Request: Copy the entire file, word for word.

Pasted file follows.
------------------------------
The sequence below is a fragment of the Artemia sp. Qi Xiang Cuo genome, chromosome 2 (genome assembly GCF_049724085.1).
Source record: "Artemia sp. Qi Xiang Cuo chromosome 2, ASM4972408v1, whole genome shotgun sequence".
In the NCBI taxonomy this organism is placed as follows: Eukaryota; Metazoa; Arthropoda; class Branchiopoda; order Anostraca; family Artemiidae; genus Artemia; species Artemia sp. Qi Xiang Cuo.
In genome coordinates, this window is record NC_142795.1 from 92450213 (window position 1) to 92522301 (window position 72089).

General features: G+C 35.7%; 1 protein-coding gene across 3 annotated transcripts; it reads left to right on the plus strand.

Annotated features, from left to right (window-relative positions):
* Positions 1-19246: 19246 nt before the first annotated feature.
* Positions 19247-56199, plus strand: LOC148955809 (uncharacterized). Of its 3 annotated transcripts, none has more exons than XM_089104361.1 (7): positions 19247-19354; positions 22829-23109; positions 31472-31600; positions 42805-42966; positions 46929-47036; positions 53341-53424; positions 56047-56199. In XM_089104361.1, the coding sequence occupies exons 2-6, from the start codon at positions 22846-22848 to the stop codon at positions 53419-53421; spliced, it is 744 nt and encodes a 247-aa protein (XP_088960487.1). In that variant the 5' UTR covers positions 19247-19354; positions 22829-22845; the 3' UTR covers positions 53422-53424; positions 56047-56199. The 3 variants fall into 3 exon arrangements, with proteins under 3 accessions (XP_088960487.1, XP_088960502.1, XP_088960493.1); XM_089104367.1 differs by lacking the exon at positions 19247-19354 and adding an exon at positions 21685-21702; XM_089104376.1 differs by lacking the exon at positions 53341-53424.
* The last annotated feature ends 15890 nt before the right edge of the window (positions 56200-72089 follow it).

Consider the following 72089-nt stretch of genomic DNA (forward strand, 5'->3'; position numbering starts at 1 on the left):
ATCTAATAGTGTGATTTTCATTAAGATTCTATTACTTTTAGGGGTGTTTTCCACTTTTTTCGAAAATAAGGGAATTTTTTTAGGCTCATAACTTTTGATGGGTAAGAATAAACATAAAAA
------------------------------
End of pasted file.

The sequence below is a fragment of the Artemia sp. Qi Xiang Cuo genome, chromosome 2 (genome assembly GCF_049724085.1).
Source record: "Artemia sp. Qi Xiang Cuo chromosome 2, ASM4972408v1, whole genome shotgun sequence".
In the NCBI taxonomy this organism is placed as follows: Eukaryota; Metazoa; Arthropoda; class Branchiopoda; order Anostraca; family Artemiidae; genus Artemia; species Artemia sp. Qi Xiang Cuo.
In genome coordinates, this window is record NC_142795.1 from 92450213 (window position 1) to 92522301 (window position 72089).

General features: G+C 35.7%; 1 protein-coding gene across 3 annotated transcripts; it reads left to right on the plus strand.

Annotated features, from left to right (window-relative positions):
* Positions 1-19246: 19246 nt before the first annotated feature.
* Positions 19247-56199, plus strand: LOC148955809 (uncharacterized). Of its 3 annotated transcripts, none has more exons than XM_089104361.1 (7): positions 19247-19354; positions 22829-23109; positions 31472-31600; positions 42805-42966; positions 46929-47036; positions 53341-53424; positions 56047-56199. In XM_089104361.1, the coding sequence occupies exons 2-6, from the start codon at positions 22846-22848 to the stop codon at positions 53419-53421; spliced, it is 744 nt and encodes a 247-aa protein (XP_088960487.1). In that variant the 5' UTR covers positions 19247-19354; positions 22829-22845; the 3' UTR covers positions 53422-53424; positions 56047-56199. The 3 variants fall into 3 exon arrangements, with proteins under 3 accessions (XP_088960487.1, XP_088960502.1, XP_088960493.1); XM_089104367.1 differs by lacking the exon at positions 19247-19354 and adding an exon at positions 21685-21702; XM_089104376.1 differs by lacking the exon at positions 53341-53424.
* The last annotated feature ends 15890 nt before the right edge of the window (positions 56200-72089 follow it).

Consider the following 72089-nt stretch of genomic DNA (forward strand, 5'->3'; position numbering starts at 1 on the left):
ATCTAATAGTGTGATTTTCATTAAGATTCTATTACTTTTAGGGGTGTTTTCCACTTTTTTCGAAAATAAGGGAATTTTTTTAGGCTCATAACTTTTGATGGGTAAGAATAAACATAAAAA